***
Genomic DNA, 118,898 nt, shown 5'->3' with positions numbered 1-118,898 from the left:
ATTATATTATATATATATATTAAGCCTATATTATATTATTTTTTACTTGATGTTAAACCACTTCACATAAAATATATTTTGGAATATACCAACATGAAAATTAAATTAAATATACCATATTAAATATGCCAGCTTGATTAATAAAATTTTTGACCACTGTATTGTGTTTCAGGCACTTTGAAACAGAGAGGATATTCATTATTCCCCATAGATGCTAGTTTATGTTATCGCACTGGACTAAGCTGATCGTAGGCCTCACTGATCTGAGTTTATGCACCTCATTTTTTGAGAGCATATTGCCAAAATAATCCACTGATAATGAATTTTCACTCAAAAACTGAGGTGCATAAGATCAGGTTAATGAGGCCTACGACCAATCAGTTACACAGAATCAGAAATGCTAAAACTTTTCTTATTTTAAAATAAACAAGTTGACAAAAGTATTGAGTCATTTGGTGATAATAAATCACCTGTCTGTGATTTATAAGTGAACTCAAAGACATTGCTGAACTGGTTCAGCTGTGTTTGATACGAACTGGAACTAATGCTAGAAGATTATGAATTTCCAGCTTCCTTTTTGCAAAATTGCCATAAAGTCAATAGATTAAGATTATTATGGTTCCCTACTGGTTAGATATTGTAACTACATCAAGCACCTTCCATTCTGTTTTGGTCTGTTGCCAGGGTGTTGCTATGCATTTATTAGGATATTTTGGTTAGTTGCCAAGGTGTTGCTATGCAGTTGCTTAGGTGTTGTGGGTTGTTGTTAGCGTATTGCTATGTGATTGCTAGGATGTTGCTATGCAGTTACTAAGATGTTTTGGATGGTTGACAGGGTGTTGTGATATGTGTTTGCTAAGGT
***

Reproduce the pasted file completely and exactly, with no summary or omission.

Genomic DNA, 118,898 nt, shown 5'->3' with positions numbered 1-118,898 from the left:
ATTATATTATATATATATATTAAGCCTATATTATATTATTTTTTACTTGATGTTAAACCACTTCACATAAAATATATTTTGGAATATACCAACATGAAAATTAAATTAAATATACCATATTAAATATGCCAGCTTGATTAATAAAATTTTTGACCACTGTATTGTGTTTCAGGCACTTTGAAACAGAGAGGATATTCATTATTCCCCATAGATGCTAGTTTATGTTATCGCACTGGACTAAGCTGATCGTAGGCCTCACTGATCTGAGTTTATGCACCTCATTTTTTGAGAGCATATTGCCAAAATAATCCACTGATAATGAATTTTCACTCAAAAACTGAGGTGCATAAGATCAGGTTAATGAGGCCTACGACCAATCAGTTACACAGAATCAGAAATGCTAAAACTTTTCTTATTTTAAAATAAACAAGTTGACAAAAGTATTGAGTCATTTGGTGATAATAAATCACCTGTCTGTGATTTATAAGTGAACTCAAAGACATTGCTGAACTGGTTCAGCTGTGTTTGATACGAACTGGAACTAATGCTAGAAGATTATGAATTTCCAGCTTCCTTTTTGCAAAATTGCCATAAAGTCAATAGATTAAGATTATTATGGTTCCCTACTGGTTAGATATTGTAACTACATCAAGCACCTTCCATTCTGTTTTGGTCTGTTGCCAGGGTGTTGCTATGCATTTATTAGGATATTTTGGTTAGTTGCCAAGGTGTTGCTATGCAGTTGCTTAGGTGTTGTGGGTTGTTGTTAGCGTATTGCTATGTGATTGCTAGGATGTTGCTATGCAGTTACTAAGATGTTTTGGATGGTTGACAGGGTGTTGTGATATGTGTTTGCTAAGGT